While a reporting senior can look up their average on BOL, you can’t. You can, though, see it on your Performance Summary Record if you’ve received a FITREP from them at your current rank. Although it changes every time they do more FITREPs, their average the last time they did a round of FITREPs can be found on your PSR and is highlighted below by the red arrow with blue text (this reporting senior had ranked 6 LCDRs and had an average of 3.50 at that time) on one of the slides from my FITREP video podcast:


If you have never received a FITREP from your reporting senior at your current rank, maybe your one of your friends has. The other way to find out their average is to ask your chain-of-command. Someone, usually the command’s FITREP coordinator, will know their average for your rank.

It is probably obvious that once you find out their average, you’d like to make sure you are above it. Sometimes there is nothing you can do to be above it because you are getting a P and/or you deserve to be below it, but make sure you don’t rank yourself below it if given the chance to write your own FITREP.

In summary, those are the top 5 FITREP mistakes I often see. If you are interested in learning more, grab a copy of your FITREP and watch this video podcast. In 45 minutes you’ll know everything you need to know to write effective FITREPs.

Reader Question/Poll – NOB Fitrep vs New Guy/Gal Promotable (P) Fitrep – Which is Better?

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Reader Question

I’m a LCDR MC officer. I’m new at my command and was passed over during my in-zone promotion board for CDR. My command is considering a NOB fitrep vs. a Promotable (P) fitrep. Do you have a recommendation on which fitrep will be more helpful for my promotion board?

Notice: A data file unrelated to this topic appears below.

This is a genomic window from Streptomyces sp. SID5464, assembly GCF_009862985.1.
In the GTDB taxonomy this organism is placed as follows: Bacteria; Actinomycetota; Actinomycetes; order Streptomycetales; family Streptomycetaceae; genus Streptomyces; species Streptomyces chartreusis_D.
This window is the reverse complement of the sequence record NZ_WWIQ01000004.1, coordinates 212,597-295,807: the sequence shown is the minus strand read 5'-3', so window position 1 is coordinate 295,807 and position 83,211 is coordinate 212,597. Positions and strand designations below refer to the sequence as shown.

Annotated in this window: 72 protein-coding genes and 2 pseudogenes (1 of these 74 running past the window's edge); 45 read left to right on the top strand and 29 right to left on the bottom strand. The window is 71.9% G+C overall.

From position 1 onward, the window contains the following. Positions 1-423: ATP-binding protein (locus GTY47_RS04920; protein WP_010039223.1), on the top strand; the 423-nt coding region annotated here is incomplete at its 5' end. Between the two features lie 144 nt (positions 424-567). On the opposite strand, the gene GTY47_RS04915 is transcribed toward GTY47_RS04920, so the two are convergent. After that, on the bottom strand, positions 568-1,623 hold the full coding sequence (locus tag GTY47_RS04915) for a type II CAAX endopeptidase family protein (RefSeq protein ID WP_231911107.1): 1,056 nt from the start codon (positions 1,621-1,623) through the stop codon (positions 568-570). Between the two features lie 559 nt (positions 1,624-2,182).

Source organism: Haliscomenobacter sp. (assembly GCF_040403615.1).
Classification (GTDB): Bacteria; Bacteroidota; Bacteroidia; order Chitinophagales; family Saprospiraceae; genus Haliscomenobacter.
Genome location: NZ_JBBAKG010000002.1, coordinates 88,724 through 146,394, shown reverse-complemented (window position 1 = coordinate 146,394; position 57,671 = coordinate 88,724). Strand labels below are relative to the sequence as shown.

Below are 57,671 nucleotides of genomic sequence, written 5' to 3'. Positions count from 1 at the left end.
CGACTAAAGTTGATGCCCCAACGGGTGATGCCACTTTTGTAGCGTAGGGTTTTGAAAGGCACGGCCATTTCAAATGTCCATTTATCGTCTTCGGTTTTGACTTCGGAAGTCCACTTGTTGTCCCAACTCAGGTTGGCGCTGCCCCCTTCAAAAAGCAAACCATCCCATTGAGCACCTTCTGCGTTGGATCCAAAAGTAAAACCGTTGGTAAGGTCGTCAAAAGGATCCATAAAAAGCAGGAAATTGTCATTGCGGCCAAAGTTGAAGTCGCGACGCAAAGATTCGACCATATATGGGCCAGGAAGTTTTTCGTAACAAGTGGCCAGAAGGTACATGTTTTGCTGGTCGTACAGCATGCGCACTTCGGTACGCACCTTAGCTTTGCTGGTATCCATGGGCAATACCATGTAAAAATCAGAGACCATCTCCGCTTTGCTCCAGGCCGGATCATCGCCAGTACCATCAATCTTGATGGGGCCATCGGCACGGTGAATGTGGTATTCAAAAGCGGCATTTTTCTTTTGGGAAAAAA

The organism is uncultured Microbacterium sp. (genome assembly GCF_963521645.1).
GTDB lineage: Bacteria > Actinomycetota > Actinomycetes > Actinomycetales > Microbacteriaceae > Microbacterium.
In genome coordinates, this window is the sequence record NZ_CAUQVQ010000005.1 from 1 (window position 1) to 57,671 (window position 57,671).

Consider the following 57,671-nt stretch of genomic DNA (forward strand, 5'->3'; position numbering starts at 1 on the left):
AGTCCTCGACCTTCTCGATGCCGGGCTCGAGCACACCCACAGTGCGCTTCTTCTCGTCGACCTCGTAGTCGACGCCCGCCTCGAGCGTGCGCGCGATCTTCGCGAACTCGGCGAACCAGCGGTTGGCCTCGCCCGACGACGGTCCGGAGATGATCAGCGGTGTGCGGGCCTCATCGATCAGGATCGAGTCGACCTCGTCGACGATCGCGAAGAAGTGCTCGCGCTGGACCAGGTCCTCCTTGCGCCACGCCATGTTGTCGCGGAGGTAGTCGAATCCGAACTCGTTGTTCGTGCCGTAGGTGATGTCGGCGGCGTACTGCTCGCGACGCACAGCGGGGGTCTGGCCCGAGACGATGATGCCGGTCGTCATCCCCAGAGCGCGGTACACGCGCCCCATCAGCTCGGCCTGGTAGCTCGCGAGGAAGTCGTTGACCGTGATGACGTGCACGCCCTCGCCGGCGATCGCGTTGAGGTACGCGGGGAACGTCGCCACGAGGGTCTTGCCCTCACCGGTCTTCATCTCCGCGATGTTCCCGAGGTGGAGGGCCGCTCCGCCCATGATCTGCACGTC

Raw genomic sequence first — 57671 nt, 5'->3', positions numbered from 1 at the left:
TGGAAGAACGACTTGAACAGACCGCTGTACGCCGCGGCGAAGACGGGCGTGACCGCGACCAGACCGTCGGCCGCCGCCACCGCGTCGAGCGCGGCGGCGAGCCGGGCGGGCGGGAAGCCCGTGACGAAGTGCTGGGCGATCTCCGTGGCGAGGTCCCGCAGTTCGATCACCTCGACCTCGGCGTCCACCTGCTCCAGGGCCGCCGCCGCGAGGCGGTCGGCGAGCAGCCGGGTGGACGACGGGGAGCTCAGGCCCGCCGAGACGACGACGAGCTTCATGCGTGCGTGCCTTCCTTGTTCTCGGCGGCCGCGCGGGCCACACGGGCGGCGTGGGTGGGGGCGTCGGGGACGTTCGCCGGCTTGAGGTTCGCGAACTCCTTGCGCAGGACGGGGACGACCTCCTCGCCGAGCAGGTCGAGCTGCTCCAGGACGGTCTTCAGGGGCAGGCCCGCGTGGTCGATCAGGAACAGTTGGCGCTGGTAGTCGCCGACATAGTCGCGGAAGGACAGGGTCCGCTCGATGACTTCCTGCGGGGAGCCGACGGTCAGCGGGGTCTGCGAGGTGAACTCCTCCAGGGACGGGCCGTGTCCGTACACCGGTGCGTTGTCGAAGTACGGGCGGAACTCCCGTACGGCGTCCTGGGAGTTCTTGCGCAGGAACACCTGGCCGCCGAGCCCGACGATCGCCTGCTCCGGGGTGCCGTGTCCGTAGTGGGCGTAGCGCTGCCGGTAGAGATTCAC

Reader Poll


My Answer

In my experience, most physicians seem to prefer the NOB. We’ll see what the poll above says, though.

Personally, I don’t think it really matters very much. At the promotion board, both are easily explained and a getting a P as the new officer is expected, so it wouldn’t be a negative.

I would say that if you get a P you have already started the march to an MP and then (hopefully) an EP. If you take the NOB, then your next fitrep could be seen as your “new guy/gal P.”

This last point is why I’d prefer the P if it was me, but I don’t feel that strongly about it.

Throwback Thursday Classic Post – Basic Anatomy of a FITREP

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There is a HUGE knowledge deficit in the Medical Corps about FITREPs, which is sad when you consider that they are probably the most important document in our Naval careers.  To address this deficit I created this video podcast.  In 43 minutes you’ll know just about everything that you need to know about FITREPs.  This material is based on about 10 lectures I collected over the years and is consistent with the 2015 update of the FITREP instruction.

Grab a FITREP to look at or start up NAVFIT98a and write your FITREP as you watch the video because it will be much easier to follow along this way.  In addition, here are the slides to download and view and the page with all my FITREP resources:

Basic Anatomy of a FITREP

Joel Schofer’s FITREP Prep Page

Updated Fitrep Prep Document

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Yesterday I updated my Fitrep Prep document, which is available on this page. It walks you through how to write your fitrep block by block, and if you are not using it to write your fitreps you are probably missing out. (I could be a tad biased though.)

New Performance Evaluation Tool Tested by Fleet Sailors

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From Navy Personnel Command Public Affairs

MILLINGTON, Tenn. (NNS) — After a major phase of fleet testing Nov. 30, the Navy is making great progress in fielding an enhanced and modern performance evaluation system that emphasizes quality feedback to improve individual and unit performance — what many consider a must in an era of great power competition.